Chua Soi Lek pretends that he saw no selective persecution and he ignored the fact that MCA leaders would have no power without UMNO participation carry out project the size of PKFZ, or of any size for that matter. There must have been UMNO members who participated in the power sharing, as MCA always claims that they had power-sharing opportunity, for their own account. UMNO members cannot be Chinese. Why then are there no UMNO members charged in such a gigantic corruption case? CSL pretends to be stupid by blaming others as race sensitive.

  10. #10 by Anti Rasuah on Saturday, 18 February 2012 - 10:56 pm

    Yes, Mr Lim asked about why no ÜMNO members were caught. However, Mr Chua used another word and twisted it to be “Malay”. Mr Chua dare not use UMNO, but he avoided using ÜMNO”. He directly used “Malay” and wanted to cause Malay to hate Mr Lim.

  11. #11 by Anti Rasuah on Saturday, 18 February 2012 - 11:03 pm

    As far as we in Kedah and we are no muslim, we are not bullied by PAS led government. One guy voiced out during the debate about his unsatistaction which is his own. This guy does not represent the entire Chinese community in Kedah.

    We will still vote for Keadilan or PAS in Kedah than BeEnd.

    I guess he likes to drink alcohol or likes to go to entertainment. Not many Chinese like to drink alcohol and like to go to entertainment.

    It is better for you to stay at home with your parents, children or wife. Love them more and you should be at home more, not to spend much time at entertainment drinking alcohol.

    PAS is more clean (less corrupted than UMNO) and PAS has never shown Malay sword (kris).

    Corruption is the cause of poverty of a country as declared by Transparency International:

    MCA has failed to get full funding for nationwide Chinese schools.

    A small state of Penang could give out RM5 million fund to schools in Penang is a bigger result than MCA gave out RM10 miillion.

    If under Pakatan, each state received RM5 million for Chinese school funding, it would be much much more than MCA’s RM10 million.

  12. #12 by Anti Rasuah on Saturday, 18 February 2012 - 11:07 pm

    The issue of Sabah illegal immigrants is an old problem where BeEnd would not want to sovle because the M Project has increased the illegal immigrants to be legal Sabahans so that these immigrants would vote for BeEnd.

    Local original Sabahans have long been fooled by BeEnd Mathir who started this project.

  13. #13 by boh-liao on Saturday, 18 February 2012 - 11:45 pm

    Sabahans lost d golden opportunity by NOT GETTING OUT of M’sia with Sg in 1965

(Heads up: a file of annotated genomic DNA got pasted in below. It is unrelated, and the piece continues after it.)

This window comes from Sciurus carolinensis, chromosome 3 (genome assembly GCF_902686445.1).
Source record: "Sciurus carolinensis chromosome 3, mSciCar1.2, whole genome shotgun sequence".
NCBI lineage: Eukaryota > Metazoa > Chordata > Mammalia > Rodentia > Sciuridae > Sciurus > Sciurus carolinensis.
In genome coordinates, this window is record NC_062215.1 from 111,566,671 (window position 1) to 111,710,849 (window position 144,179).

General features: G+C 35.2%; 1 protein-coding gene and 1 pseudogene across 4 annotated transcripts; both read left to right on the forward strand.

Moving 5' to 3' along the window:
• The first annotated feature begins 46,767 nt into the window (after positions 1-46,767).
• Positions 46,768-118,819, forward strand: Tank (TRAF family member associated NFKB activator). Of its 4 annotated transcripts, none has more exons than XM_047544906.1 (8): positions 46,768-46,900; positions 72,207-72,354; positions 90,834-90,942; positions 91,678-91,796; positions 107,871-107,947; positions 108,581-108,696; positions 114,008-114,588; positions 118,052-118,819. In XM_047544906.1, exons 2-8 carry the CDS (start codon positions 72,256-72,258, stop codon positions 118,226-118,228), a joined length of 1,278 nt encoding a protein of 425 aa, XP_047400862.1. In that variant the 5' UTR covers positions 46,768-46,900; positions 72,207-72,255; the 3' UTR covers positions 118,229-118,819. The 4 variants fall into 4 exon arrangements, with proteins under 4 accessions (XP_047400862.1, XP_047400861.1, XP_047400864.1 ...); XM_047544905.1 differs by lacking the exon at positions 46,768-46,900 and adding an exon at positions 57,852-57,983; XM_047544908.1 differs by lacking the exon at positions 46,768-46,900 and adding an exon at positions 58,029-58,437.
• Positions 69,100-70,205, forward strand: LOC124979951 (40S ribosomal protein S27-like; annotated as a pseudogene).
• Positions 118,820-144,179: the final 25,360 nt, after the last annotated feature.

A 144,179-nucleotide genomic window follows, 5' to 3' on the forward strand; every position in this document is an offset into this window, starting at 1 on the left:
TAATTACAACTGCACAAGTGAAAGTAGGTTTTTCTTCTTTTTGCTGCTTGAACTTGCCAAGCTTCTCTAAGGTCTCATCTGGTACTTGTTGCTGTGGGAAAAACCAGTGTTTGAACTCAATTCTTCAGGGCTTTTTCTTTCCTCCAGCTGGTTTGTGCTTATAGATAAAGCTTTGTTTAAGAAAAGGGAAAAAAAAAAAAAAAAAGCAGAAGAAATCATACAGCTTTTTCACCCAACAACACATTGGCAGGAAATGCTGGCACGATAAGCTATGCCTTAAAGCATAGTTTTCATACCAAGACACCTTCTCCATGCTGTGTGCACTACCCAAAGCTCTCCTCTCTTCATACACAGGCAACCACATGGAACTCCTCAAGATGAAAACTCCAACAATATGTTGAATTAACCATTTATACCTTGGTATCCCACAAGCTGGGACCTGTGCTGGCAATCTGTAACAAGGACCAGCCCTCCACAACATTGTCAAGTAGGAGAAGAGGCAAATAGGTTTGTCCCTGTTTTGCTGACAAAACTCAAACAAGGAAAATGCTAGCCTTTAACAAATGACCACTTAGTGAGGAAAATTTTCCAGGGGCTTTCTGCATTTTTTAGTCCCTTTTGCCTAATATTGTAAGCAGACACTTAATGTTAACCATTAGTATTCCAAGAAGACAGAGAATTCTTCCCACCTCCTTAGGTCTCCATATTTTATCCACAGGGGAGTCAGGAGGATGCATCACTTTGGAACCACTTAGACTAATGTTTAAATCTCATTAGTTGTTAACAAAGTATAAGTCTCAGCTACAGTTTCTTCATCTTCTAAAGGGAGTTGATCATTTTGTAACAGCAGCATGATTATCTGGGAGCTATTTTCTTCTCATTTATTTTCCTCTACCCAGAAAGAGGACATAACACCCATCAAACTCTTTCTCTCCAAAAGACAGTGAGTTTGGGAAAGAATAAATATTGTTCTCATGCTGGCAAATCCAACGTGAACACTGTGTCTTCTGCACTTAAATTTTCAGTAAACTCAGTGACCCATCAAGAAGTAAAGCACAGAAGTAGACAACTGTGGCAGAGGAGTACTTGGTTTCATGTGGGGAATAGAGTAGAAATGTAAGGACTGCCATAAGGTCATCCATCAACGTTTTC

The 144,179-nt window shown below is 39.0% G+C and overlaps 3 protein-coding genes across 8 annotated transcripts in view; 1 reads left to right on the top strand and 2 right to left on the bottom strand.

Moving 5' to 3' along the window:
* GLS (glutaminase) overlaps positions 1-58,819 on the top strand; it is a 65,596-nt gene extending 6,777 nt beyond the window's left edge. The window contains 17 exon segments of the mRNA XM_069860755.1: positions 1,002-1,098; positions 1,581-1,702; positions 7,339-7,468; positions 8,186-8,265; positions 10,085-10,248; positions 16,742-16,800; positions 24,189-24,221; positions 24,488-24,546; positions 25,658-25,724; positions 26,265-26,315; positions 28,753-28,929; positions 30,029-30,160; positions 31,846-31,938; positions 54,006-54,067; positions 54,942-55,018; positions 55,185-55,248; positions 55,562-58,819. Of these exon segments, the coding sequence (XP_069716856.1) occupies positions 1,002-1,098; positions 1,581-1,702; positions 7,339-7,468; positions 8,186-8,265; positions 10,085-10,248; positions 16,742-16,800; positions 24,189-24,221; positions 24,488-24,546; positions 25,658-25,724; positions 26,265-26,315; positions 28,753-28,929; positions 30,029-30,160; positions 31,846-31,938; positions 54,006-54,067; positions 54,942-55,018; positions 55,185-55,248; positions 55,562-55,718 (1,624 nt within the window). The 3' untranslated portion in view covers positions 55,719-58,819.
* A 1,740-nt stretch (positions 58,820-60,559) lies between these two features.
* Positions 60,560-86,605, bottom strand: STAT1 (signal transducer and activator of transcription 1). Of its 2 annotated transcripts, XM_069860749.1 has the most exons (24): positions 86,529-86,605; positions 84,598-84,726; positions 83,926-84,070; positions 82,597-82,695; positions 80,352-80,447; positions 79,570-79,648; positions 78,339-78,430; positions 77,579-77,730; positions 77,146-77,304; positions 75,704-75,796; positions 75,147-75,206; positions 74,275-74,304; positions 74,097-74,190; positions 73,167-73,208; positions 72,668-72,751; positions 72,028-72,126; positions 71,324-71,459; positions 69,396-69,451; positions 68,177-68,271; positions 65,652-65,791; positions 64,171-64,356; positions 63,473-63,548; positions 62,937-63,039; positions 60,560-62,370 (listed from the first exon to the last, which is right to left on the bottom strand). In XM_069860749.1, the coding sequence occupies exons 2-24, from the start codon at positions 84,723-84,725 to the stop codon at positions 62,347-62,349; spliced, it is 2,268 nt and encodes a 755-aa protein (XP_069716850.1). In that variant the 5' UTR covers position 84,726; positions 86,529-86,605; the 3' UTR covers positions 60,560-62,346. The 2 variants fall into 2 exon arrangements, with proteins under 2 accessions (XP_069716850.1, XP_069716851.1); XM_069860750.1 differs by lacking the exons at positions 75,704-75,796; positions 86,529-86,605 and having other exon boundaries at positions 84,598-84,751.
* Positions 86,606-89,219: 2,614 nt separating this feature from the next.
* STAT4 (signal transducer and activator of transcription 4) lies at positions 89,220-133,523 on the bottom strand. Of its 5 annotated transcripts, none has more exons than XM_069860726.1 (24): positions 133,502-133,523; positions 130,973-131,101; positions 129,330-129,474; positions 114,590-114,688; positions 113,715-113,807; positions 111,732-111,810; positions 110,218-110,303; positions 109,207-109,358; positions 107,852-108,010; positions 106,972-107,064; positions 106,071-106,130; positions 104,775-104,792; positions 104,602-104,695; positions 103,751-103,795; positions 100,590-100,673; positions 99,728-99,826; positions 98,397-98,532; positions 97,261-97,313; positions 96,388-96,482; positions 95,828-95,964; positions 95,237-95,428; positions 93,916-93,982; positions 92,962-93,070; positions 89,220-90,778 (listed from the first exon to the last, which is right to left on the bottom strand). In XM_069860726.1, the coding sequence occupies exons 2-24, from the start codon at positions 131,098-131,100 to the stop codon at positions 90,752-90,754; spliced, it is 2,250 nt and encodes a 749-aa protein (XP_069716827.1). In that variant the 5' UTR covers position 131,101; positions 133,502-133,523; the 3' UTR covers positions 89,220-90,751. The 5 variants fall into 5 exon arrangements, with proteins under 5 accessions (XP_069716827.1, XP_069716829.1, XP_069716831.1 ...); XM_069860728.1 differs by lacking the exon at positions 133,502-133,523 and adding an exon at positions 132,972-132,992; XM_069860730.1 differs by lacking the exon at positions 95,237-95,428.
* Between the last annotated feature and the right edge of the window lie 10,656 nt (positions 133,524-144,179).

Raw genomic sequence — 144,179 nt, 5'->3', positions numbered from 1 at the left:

14. #14 by k1980 on Sunday, 19 February 2012 - 1:28 am

    Is the above a scene of a refugee camp in Somalia? No, it’s from malaysia, where the poor scrambled to get BR1M vouchers, which amounts to RM10 a year for the 50 years they have been ruled by bn

  15. #15 by k1980 on Sunday, 19 February 2012 - 7:55 am

    CSL demands that “political change should not come in trying times”.

    Trying times? With BN proclaiming economic successes under Jibby? Claiming to be “the best democracy in the world” and the “19th safest country in the world”?

    Political change should not come in trying times— Does CSL mean that there should not had been the 1789 French Revolution, 1917 Russian Revolution or the 1949 Chinese Revolution?

  16. #16 by Loh on Sunday, 19 February 2012 - 10:23 am

    by Loh on Saturday, 18 February 2012 – 3:25 pm
    Your comment is awaiting moderation.

    Mahathir’s words


    Feb17, 2012 Written by chedet

    ///1. According to the former chief justice Tun Mohd Dzaiddin Abdullah, “The Federal Constitution lost its fundamental structure when Article 121 was amended in 1988 and the provision in reference to the judicial power in the constitution removed”.///–Mamakthir

    Article 121 as at 15th November 1986 appearing the Malaysia Federal Constitution published by MDC Sdn Bhd. Reads:

    Article 121 Judicial power of the Federation.

    (1) Subject to Clause (2), the judicial power of the Federation shall be vested in two High Courts of co-ordinate jurisdiction and status, namely-

    (a) one in the States of Malaya, which shall be known as the High Court in Malaya and shall have its principal registry in Kuala Lumpur: and

    (b) one in the States of Sabah and Sarawak, which shall be known as the High Court in Borneo and shall have its principal registry at such place in the States of Sabah and Sarawak as the Yang di-Pertuan Agong may determine:

    © (Repealed):
    and in such inferior courts as may be provided by federal law.

    Article 121 after the constitutional amendment, as at 5th September 2005 published by International law Book Services reads:

    Article 121 Judicial power of the Federation.

    (1) There shall be two High Courts of co-ordinate jurisdiction and status, namely-